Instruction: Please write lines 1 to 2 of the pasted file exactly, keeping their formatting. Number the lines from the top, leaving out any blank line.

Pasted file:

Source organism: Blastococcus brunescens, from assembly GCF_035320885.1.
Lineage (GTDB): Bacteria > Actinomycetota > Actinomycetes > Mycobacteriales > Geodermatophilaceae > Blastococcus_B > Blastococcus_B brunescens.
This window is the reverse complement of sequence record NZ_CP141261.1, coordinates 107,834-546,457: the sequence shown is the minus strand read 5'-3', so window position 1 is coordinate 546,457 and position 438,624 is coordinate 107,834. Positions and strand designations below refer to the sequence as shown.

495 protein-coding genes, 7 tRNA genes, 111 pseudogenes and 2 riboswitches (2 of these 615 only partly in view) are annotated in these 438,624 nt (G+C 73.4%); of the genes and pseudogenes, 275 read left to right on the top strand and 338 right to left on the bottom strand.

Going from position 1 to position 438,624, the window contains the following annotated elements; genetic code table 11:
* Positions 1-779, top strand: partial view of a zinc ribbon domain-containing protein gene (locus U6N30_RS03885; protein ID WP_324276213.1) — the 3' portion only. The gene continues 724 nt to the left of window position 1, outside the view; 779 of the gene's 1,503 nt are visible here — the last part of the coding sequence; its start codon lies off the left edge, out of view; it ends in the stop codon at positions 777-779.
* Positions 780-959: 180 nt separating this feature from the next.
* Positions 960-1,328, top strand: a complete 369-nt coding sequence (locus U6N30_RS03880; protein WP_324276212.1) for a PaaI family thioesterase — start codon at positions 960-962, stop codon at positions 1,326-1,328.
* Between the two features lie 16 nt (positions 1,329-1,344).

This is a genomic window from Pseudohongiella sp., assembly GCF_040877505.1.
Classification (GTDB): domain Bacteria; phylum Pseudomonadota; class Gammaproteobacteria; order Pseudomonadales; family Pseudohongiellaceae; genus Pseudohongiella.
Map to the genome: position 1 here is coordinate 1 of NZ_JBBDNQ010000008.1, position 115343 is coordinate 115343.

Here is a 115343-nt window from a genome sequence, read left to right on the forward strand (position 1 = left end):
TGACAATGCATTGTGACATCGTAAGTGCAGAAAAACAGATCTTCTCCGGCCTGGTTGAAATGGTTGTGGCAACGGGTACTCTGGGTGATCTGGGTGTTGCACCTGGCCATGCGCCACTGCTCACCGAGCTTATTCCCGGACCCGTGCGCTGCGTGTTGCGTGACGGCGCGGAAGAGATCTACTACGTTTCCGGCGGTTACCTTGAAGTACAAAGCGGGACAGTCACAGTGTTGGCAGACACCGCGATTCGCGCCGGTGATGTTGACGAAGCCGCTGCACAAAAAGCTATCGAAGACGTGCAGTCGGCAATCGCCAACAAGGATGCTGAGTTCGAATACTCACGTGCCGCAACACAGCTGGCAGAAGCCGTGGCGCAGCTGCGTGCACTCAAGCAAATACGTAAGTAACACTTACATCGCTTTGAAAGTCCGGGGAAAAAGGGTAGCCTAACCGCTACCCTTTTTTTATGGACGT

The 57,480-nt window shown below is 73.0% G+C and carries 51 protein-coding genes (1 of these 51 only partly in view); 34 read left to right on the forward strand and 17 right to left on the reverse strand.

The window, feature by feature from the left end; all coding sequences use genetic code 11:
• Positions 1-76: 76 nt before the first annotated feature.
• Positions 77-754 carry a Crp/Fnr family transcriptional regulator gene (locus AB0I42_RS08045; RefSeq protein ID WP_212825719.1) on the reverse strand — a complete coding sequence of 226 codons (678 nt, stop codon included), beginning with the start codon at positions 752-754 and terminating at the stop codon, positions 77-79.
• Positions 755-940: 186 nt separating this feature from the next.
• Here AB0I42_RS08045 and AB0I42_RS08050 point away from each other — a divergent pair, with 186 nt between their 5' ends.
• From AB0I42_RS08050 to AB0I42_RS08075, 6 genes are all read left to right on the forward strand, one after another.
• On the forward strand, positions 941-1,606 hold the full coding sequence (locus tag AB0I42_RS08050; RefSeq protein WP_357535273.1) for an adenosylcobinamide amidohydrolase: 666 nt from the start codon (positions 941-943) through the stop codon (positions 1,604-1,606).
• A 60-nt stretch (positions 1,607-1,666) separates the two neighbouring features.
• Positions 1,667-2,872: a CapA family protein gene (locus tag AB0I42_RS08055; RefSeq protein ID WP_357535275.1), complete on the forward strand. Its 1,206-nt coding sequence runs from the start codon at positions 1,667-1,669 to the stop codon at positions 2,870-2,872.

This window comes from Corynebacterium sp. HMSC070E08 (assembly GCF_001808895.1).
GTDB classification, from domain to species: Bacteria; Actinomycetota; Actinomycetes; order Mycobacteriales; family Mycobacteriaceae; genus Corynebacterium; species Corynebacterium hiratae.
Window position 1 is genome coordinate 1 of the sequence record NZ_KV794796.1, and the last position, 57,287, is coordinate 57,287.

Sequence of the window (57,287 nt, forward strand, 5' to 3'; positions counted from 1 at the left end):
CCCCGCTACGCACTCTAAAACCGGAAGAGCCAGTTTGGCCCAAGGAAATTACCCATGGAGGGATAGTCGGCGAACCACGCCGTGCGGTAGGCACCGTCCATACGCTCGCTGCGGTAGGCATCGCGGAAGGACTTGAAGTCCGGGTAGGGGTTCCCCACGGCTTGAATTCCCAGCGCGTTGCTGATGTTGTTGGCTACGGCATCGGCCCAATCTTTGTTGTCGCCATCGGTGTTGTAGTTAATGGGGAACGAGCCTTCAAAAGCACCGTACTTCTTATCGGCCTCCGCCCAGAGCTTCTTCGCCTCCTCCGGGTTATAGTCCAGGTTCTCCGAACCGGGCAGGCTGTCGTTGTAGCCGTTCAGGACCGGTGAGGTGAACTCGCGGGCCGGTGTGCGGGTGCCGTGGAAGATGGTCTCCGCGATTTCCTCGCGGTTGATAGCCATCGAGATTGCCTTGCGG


Source organism: Blastococcus brunescens, from assembly GCF_035320885.1.
Lineage (GTDB): Bacteria > Actinomycetota > Actinomycetes > Mycobacteriales > Geodermatophilaceae > Blastococcus_B > Blastococcus_B brunescens.